For years, I’ve looked forward to the arrival of The Writer magazine in my mailbox every month. I was a subscriber long before I became a contributor (my first article, “Surviving MFA Critiques,” appeared in the January 2004 issue). It’s fair and accurate to say that I’ve continued to learn at least as much from the magazine as a reader as I’ve given back as a writer and, since 2007, as a contributing editor. But the arrival of the September issue a few days ago was bittersweet, because–at least for now–it’s the last issue that I’ll be writing for.
As many of you know, The Writer has been around for 125 years. But, as GalleyCat reported on July 26, the magazine will be going on hiatus after the October issue. The company that owns the magazine, Kalmbach Publishing, is looking for a buyer for it.
I’m going to miss The Writer for many reasons. I’ve already mentioned my long-term commitment to it as a reader. But there’s much more to this particular good-bye.
I’ve loved working with the magazine’s editors and staff, who have always treated me like the professional writer I’ve aimed to be, and I’ve especially appreciated their enthusiasm for my ideas. It will be odd to attend a conference of the Association of Writers and Writing Programs (AWP) without heading straight toward The Writer‘s table at the Bookfair to catch up with everyone there. And I’ll miss the team’s sheer good-will and thoughtfulness, exemplified by the group get-well card they mailed after I suffered a major injury in 2009.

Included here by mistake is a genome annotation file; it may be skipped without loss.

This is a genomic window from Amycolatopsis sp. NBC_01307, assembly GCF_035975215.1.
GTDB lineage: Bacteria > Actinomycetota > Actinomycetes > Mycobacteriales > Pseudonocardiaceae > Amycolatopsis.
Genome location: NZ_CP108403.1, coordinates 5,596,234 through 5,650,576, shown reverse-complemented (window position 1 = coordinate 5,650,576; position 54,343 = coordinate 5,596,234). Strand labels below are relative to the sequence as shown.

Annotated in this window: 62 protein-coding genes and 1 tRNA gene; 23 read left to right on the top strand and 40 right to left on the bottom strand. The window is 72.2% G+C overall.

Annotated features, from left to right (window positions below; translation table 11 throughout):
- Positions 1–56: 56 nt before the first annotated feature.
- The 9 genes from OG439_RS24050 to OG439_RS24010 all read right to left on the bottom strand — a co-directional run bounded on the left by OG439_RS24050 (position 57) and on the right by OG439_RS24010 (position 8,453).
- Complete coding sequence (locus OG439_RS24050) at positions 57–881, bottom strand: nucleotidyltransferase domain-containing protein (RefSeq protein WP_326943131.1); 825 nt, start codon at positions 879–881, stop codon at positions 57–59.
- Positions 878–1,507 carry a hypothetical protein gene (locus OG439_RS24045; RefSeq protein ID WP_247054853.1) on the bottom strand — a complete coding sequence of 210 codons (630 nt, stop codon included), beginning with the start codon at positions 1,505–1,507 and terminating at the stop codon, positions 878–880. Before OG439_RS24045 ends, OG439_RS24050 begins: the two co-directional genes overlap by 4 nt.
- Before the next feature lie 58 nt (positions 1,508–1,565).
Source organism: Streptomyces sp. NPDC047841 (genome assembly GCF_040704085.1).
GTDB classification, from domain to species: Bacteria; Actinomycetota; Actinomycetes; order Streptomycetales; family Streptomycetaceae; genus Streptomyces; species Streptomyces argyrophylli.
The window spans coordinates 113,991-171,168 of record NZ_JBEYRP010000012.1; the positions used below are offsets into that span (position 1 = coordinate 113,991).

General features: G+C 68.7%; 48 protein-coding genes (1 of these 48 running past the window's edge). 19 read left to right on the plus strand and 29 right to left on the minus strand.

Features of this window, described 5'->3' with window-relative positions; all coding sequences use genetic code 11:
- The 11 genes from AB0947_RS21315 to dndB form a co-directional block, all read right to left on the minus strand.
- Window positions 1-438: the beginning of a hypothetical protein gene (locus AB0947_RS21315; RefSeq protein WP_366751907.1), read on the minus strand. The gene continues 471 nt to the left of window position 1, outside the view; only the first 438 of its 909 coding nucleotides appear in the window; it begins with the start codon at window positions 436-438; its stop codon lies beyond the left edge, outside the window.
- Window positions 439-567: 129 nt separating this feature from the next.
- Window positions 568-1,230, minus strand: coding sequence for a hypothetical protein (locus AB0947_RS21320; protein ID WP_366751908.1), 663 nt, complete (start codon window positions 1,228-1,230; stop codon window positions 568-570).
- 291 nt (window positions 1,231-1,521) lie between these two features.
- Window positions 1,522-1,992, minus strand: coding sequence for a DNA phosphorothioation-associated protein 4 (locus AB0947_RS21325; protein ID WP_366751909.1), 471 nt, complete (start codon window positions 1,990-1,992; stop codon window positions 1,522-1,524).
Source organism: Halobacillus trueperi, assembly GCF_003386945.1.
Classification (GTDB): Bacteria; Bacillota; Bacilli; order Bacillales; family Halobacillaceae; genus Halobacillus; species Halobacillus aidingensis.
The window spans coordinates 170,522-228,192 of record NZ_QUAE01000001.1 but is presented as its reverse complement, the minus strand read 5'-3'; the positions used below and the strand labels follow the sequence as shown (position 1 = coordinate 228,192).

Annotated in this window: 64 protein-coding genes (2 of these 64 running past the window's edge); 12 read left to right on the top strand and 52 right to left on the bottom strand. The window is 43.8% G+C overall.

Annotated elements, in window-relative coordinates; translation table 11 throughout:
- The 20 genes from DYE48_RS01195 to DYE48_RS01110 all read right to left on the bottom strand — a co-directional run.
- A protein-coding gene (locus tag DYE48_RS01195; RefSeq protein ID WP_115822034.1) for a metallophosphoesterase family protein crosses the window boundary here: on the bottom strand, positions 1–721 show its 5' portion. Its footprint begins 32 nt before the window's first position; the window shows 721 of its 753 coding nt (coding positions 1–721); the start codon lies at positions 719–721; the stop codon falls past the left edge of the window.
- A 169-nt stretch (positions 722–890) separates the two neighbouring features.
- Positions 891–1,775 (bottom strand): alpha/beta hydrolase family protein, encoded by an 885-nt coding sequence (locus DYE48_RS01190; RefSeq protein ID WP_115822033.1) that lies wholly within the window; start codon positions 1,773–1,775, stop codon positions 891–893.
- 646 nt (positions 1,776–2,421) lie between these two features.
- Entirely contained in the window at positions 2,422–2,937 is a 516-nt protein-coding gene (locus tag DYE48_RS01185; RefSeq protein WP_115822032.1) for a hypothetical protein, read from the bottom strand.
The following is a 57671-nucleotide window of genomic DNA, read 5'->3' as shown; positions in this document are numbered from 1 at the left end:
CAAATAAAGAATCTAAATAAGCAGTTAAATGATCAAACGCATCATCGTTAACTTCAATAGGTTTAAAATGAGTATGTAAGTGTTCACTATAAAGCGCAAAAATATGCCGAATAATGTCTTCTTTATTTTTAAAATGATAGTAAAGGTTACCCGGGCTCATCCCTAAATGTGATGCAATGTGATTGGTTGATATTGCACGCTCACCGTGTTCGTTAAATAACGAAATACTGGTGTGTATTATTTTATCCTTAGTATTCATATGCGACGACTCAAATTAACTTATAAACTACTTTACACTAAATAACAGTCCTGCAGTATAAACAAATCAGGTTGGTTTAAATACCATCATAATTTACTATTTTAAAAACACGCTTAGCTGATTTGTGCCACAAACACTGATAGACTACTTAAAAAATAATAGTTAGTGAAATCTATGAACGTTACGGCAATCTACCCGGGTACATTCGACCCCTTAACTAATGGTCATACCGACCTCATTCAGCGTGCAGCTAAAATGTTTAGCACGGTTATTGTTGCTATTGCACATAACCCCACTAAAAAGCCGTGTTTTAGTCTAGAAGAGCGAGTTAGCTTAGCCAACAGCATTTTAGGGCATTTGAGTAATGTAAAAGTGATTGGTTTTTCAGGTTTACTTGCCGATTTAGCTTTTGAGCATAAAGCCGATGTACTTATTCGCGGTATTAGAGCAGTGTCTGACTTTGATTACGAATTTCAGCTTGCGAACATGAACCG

My byline appears three final times in this September issue: for an article on book promotion, for a review of Janet Groth’s The Receptionist, and for a collaborative piece on must-read classic novels. I’m grateful to have the chance to sign off this way, and truly honored to have been part of The Writer‘s history.